Farmers and producers across Washington could be paying higher fuel prices than they should.  The state’s Climate Commitment Act, or cap-and-trade, went into effect January 1st, establishing a cap on emissions and creating a carbon tax of around 40 cents per gallon.  While farmers were told they would be exempt, the Washington Farm Bureau said they’ve received phone calls from producers saying their invoices shot up because of the carbon fee.


Bre Elsey, Director of Governmental Affairs WFB said she is trying to learn how this happened.


“Why wasn’t agriculture notified that there was a problem? Why was this program ever allowed to be launched knowing what they knew about the lack of implementation? What is the problem in the petroleum world that is causing these reimbursements to be impossible?”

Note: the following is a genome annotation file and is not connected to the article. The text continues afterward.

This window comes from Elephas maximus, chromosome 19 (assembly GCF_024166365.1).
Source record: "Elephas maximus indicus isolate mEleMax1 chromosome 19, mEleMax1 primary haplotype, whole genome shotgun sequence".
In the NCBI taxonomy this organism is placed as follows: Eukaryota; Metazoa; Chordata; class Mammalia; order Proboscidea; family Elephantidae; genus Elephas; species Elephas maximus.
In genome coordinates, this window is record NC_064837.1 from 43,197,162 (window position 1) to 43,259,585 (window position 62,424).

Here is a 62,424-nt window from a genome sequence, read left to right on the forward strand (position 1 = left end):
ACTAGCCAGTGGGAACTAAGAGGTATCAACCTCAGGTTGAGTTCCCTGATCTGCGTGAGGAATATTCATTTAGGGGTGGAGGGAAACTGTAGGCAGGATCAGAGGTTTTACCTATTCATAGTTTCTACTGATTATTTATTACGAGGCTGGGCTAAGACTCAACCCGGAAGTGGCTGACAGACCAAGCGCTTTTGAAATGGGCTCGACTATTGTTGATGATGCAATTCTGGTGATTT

Elsey said much of the confusion is due to the Washington state Department of Ecology’s fuel process, which she called a tangled web.


“So, without clear guidance from the department how would a distributor even know what to do? How would he know how to charge this, how not to charge it? What kind of form he needs to use, how he remits payment to the end-user? There’s all kinds of these questions that have gone unanswered.”


Elsey said many farmers across the state may not be aware of the tax.  She added if you think you’re being charged this fee incorrectly, contact the Department of Ecology.


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